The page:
- The Guardian
- Issue #1992
“No Rapid Antigen Tests available” – the now ubiquitous message can be found in just about every supermarket and chemist in the country. Supplies of Rapid Antigen Tests for COVID-19 (RATs) are drastically low, leading PCR testing facilities to be so overwhelmed that samples are routinely expiring before they can be tested, meaning hundreds of potentially sick people don’t know if they’re positive.
Unsurprisingly, cases are skyrocketing throughout the country. Businesses are operating at reduced hours (if at all) due to staffing shortages, and supermarkets such as Woolworths have released public statements apologising for chronic supply line shortages.
You’d be forgiven for thinking the virus is at a crisis point. Scott Morrison insists we won’t be going back to lockdowns, and perhaps full-scale lockdowns have outgrown their effectiveness. However, clearly some measures are needed to keep the virus under control.
Many states have now reintroduced pandemic controls measures like mask mandates and density requirements. Public events have been limited or cancelled. Many people are choosing to limit their exposure by staying home when they can.
But as usual, there is one set of rules for the rich and another for the working class. Members of the Pentecostal megachurch Hillsong – with which Scott Morrison is affiliated – were captured on video, singing and dancing maskless during a “youth camp” event that looked more like a music festival than a church gathering.
This came as Australia recorded its highest 7-day rolling average since the beginning of the pandemic, 107,000 cases. The church attempted to skirt COVID-19 regulations in NSW, which prohibit large public gatherings but do not prohibit religious services.
While NSW Health Minister Brad Hazzard said the gathering was “clearly in breach of both the spirit and intent of the [COVID-19 regulations],” Hillsong has its defenders. The Church argues that the gathering videoed was only a “small part” of the service. Singer-songwriter Holly Rankin has accused the pandemic measures of “discrimination” against the recording industry.
Baseless accusations of discrimination have been a theme in the media this past week as Novak Djokovic had his visa cancelled on the ground that his presence in Australia may “foster anti-vaccination sentiment.”
Djokovic was detained in the Park Hotel in Carlton while his case was heard, the same hotel where refugees have been held since 2020. Djokovic’s father was quick to get on his soapbox about “discrimination” against his son, even comparing Novak’s treatment to Jesus Christ.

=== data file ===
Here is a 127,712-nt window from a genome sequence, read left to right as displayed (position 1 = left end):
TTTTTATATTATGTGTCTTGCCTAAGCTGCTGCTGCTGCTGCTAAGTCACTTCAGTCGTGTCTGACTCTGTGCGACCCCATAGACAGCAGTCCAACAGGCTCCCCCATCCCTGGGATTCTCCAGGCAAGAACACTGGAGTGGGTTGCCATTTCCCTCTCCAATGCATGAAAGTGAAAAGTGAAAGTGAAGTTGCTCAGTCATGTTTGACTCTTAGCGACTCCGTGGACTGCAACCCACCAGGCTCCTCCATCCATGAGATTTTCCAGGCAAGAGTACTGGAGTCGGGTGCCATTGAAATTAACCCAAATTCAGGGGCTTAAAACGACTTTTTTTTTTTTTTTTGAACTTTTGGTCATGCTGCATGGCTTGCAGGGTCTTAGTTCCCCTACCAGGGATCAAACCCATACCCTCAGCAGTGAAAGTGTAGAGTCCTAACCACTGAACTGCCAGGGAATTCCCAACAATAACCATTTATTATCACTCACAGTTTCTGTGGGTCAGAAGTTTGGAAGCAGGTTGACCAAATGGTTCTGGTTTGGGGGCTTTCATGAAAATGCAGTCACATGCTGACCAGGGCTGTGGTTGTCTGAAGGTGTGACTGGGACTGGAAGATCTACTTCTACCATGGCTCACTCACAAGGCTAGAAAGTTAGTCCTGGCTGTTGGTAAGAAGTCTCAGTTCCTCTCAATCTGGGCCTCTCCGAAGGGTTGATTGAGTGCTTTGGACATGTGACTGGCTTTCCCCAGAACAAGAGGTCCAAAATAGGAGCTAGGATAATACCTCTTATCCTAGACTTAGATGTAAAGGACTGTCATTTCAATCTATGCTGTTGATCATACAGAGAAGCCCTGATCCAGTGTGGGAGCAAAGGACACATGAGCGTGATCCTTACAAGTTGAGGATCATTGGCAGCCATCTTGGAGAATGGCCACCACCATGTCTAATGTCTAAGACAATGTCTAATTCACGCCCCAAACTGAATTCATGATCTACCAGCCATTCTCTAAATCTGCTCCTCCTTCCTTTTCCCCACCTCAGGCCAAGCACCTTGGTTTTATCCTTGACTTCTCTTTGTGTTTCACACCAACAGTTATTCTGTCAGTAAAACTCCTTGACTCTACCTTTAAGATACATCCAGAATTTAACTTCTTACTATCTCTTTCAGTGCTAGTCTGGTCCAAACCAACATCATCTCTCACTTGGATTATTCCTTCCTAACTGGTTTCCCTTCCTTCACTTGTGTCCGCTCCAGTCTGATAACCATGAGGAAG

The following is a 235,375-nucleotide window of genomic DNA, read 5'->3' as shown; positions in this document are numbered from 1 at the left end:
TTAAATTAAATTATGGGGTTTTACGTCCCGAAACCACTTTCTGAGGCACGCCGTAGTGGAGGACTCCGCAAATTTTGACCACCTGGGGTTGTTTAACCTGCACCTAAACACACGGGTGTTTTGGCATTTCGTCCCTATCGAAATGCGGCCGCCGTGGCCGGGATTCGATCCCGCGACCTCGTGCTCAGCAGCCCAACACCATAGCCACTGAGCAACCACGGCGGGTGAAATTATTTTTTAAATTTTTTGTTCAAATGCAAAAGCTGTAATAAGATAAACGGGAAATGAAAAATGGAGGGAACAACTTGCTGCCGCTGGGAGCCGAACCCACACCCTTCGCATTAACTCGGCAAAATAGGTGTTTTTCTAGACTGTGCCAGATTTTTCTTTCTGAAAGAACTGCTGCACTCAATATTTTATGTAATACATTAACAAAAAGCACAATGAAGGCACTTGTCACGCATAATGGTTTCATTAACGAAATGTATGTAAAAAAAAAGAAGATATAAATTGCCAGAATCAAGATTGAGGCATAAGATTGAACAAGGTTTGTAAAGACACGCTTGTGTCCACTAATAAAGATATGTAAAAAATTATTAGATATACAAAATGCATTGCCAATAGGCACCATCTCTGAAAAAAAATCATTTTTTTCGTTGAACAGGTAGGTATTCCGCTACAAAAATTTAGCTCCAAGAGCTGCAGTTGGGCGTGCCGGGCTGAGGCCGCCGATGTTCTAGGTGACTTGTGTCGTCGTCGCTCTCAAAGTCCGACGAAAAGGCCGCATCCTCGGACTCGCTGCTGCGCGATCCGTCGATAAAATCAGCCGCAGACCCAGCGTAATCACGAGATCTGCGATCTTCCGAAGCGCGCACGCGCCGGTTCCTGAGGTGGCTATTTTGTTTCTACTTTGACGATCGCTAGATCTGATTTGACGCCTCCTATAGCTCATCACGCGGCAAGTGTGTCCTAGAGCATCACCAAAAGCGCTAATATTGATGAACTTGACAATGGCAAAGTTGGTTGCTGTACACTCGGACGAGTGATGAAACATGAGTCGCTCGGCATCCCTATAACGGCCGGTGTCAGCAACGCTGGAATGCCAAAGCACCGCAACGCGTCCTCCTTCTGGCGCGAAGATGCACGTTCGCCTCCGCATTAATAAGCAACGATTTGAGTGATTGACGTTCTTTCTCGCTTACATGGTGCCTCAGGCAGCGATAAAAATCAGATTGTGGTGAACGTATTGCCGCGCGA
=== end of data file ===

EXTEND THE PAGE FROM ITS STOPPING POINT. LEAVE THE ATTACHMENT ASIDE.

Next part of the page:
Djokovic has many supporters in the Australian public, who have not been quiet about “free speech” “rights” and “freedoms.” Unfortunately, most of these people are not using their voices to call for justice for the refugees who have been detained by the Australian government for up to eight years.
On Monday 17th January, the Federal Court upheld the government’s decision to cancel Djokovic’s visa, and the tennis star was deported from Australia. The PM is already hinting that Djokovic’s three-year ban may be ended early but is noticeably silent on the fate of the refugees still imprisoned in the Park Hotel.
The law consistently carves out concessions for the ruling class and special interests, which promote and reproduce the capitalist mode of production and its ideological foundations. Even though Djokovic was eventually deported, his case challenged the government and generated public discourse around vaccination and human rights. This same discourse is not being had around refugees. Regardless of the outcome, the law plays a clear ideological role.
When a poor middle eastern refugee is detained and tortured by our government, the law drags its feet through years of appeals. Meanwhile, these men live in limbo. But when the detainee is a European tennis star, the case is heard in less than a week. And, as with Hillsong, people spring to the defence of the economy, rights and religious freedoms.
The ruling class thinks the rules don’t apply to them – and unfortunately, they often don’t, at least not in the same way as they apply to the rest of us. There is an old idea that the law is both a sword and a shield. This is true. It is used to oppress the marginalised and the working class, while it protects those in power. Make no mistake, it is designed to work this way.